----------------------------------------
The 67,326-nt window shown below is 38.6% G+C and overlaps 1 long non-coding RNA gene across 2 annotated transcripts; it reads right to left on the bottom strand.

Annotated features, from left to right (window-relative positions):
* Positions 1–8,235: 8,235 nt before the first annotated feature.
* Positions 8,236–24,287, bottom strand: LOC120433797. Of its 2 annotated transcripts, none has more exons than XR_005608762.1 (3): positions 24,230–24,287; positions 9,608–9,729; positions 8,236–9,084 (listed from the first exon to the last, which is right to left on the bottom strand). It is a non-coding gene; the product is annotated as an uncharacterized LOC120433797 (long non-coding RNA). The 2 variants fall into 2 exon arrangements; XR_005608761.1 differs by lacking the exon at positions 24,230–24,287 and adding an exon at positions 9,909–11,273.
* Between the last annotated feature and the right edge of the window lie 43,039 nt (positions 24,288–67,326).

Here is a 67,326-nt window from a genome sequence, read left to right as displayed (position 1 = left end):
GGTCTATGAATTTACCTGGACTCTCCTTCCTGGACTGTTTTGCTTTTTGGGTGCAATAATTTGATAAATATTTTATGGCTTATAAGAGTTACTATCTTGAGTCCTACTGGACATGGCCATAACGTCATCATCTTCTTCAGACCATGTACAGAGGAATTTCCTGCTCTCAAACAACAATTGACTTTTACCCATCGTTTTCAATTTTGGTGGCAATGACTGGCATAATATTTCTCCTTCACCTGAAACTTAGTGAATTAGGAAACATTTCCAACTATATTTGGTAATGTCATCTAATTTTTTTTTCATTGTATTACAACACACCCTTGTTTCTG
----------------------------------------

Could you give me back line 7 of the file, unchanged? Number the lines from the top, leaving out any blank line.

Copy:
GGTCTATGAATTTACCTGGACTCTCCTTCCTGGACTGTTTTGCTTTTTGGGTGCAATAATTTGATAAATATTTTATGGCTTATAAGAGTTACTATCTTGAGTCCTACTGGACATGGCCATAACGTCATCATCTTCTTCAGACCATGTACAGAGGAATTTCCTGCTCTCAAACAACAATTGACTTTTACCCATCGTTTTCAATTTTGGTGGCAATGACTGGCATAATATTTCTCCTTCACCTGAAACTTAGTGAATTAGGAAACATTTCCAACTATATTTGGTAATGTCATCTAATTTTTTTTTCATTGTATTACAACACACCCTTGTTTCTG